Dream Shard Blog: The Scintillating Adventures of Our Household

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Jan '12


On Saturday I usually plan out my dinner menu for the upcoming week, and then I get groceries for it. If I’m organized, I try to compose my grocery list by section: produce, dairy, cans, frozen, etc. Then I walk around the store with my list and pen in hand, crossing off each item when I put it my cart.

This weekend I couldn’t make it to the grocery store until 10:30 pm Saturday night. I went through each section, starting with the dairy and working my way around the store. Finally I had just two more stations to visit: meat and produce.

My week’s menu revolved around chicken: a fauxtisserie chicken (whole chicken cooked in the crock pot) for Sunday night, then using the leftover chicken in a white chili the next night. Later in the week I was planning to make chicken tacos with homemade tortillas.

Chicken was very important.

So when I showed up to the meat department at quarter to 11 at night with a nearly full cart and discovered that the store was completely out of fresh whole chickens and chicken breast, I was pretty put out. I wandered around for a little bit, trying to work out some way to adjust the menu in my hand to work without chicken, but it just wasn’t happening.

I finally settled on a bag of frozen chicken breasts to use for the chicken tacos, an already cooked rotisserie chicken to use for the chili, and, at the very bottom corner of the freezer case, I discovered a row of Cornish hens that I decided to try instead of the Fauxtisserie chicken.

I’ve only cooked a whole chicken once, and you know how that turned out. I hoped I could pull off Cornish hens all right.

I pulled them from their wrapping (and I have to say, they are so cute!) and wiped them with a damp cloth. I mixed a couple tablespoons of soft butter with 2 cloves minced garlic, 1 Tbsp. chopped fresh parsley, and a little dried rosemary and basil and then I smeared it over and inside the hens, trying to get it under the skin. I popped a little bit of chopped carrots and onions inside the cavity and rubbed the hens with a lot of salt and pepper. Then it cooked for a little over an hour at 350 degrees until the meat registered at over 170 degrees inside.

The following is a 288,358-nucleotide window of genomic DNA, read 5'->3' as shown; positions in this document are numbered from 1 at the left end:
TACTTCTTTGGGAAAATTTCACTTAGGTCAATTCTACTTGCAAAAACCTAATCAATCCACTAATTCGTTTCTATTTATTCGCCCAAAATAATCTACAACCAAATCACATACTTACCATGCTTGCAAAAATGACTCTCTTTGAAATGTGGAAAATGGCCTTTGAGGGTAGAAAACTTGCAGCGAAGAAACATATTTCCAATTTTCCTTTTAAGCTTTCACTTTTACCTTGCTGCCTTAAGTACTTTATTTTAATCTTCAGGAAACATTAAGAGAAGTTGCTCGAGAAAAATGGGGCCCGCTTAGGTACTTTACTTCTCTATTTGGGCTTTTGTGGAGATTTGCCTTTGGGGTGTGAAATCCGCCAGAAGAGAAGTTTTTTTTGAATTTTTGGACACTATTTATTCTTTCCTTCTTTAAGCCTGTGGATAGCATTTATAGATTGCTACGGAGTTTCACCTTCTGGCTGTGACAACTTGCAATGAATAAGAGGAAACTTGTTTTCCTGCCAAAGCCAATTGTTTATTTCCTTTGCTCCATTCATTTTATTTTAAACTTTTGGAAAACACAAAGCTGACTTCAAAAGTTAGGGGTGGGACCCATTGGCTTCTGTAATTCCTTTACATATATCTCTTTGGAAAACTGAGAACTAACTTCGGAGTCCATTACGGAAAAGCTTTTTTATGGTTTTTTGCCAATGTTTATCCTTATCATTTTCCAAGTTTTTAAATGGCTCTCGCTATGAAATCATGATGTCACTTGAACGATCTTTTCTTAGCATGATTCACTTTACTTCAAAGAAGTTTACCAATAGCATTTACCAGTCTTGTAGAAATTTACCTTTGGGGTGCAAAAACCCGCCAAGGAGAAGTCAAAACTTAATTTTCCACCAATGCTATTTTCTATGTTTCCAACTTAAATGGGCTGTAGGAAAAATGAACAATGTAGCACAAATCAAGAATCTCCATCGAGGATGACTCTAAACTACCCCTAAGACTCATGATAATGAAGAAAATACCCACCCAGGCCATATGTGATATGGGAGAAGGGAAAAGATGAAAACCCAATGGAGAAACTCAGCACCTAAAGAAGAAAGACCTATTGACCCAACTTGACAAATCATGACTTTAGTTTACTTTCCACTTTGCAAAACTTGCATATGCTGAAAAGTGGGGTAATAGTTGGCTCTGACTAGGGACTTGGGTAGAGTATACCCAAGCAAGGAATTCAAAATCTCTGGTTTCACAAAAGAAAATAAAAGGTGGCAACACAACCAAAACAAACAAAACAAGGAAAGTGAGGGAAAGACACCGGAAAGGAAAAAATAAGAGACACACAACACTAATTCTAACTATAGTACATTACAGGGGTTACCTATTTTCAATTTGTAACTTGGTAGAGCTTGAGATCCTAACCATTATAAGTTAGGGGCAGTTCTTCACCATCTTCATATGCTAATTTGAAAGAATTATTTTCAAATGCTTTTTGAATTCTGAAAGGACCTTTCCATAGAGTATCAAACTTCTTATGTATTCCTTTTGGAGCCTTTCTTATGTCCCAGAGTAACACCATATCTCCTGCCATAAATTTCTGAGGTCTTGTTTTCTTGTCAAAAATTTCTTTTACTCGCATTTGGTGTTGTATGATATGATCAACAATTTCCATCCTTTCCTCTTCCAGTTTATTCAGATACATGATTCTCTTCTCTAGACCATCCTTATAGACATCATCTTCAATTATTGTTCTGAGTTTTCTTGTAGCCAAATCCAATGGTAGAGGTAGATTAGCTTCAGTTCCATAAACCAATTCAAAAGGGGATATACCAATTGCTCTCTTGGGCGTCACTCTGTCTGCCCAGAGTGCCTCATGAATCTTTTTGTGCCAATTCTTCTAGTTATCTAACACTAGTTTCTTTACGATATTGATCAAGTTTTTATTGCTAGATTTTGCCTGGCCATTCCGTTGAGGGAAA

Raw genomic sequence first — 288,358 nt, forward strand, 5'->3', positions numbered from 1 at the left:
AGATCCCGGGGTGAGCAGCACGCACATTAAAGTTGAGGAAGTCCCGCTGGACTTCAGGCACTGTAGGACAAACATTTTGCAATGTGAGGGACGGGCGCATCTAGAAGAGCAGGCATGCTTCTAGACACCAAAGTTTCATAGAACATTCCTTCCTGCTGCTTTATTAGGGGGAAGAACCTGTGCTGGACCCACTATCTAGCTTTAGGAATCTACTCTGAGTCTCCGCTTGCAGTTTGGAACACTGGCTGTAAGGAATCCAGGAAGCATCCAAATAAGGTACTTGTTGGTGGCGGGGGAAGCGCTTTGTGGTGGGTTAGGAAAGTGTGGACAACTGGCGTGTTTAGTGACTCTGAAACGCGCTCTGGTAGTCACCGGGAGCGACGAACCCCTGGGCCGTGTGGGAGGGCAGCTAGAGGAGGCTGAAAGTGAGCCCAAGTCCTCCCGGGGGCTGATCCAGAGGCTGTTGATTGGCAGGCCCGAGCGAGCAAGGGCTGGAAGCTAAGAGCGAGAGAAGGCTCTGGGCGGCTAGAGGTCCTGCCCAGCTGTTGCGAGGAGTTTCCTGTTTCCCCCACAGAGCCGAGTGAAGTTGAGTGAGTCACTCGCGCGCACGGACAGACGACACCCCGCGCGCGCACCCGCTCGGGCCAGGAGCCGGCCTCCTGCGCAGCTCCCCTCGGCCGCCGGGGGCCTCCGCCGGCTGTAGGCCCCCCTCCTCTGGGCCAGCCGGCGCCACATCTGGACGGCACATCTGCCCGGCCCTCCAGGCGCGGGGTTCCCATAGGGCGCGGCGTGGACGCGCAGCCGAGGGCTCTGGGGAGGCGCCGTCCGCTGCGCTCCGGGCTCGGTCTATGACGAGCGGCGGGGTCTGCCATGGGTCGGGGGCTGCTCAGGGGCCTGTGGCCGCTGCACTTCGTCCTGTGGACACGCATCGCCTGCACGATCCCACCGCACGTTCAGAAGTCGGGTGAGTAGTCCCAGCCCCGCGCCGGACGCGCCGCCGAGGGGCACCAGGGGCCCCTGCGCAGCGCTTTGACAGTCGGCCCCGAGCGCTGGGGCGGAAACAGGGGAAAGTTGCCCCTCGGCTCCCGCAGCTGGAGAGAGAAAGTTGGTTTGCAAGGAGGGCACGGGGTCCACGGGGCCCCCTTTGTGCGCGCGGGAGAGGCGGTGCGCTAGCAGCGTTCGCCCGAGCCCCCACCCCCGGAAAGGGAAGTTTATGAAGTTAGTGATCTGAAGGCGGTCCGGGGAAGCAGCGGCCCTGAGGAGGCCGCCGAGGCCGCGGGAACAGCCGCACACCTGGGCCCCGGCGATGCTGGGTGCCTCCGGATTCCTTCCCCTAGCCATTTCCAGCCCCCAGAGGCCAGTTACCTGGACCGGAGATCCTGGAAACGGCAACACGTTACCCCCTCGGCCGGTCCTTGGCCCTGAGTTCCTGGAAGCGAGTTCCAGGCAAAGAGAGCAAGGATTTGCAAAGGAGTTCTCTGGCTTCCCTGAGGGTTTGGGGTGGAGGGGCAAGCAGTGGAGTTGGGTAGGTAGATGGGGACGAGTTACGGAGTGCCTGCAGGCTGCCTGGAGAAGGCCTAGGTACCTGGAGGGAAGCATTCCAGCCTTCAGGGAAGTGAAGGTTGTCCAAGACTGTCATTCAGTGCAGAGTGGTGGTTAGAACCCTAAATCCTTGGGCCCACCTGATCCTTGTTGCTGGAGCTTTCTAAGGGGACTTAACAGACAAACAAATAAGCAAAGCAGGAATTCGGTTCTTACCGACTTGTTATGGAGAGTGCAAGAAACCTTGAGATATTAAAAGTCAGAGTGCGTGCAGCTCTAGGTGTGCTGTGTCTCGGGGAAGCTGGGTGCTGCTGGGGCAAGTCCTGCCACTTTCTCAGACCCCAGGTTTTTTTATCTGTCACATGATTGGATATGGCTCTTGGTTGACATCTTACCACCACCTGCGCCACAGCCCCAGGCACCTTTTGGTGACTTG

When it was time to eat John admitted he was nervous that the hen would be more like rooster, which he had too much of when he served a mission in Central America and didn’t care to ever taste again.

Which made me nervous, of course.

But, to my relief, the Cornish hen tasted exactly like a miniature chicken, all tender and garlicky and buttery and yummy.


This might not be the most flattering angle of the hens, but I had to document. (And, yes, I think I accidentally cooked the chicken upside down again.)


This is Carissa eating her own dinner. No qualms about messiness.


2 Responses to “Chicken”

  1. tara72 Says:

    good story!! you made due really well. how frustrating, though, at first. I love how the hens turned out! what fun!!

  2. mom Says:

    Turns out you were a brave little toaster and turned that frown upside down so there was sunshine in your tummy! Such a happy ending. Although, I hate to think what Carissa would have done to one of those poor defenseless little hens. Yes, you did cook them upside down again….**big smile**

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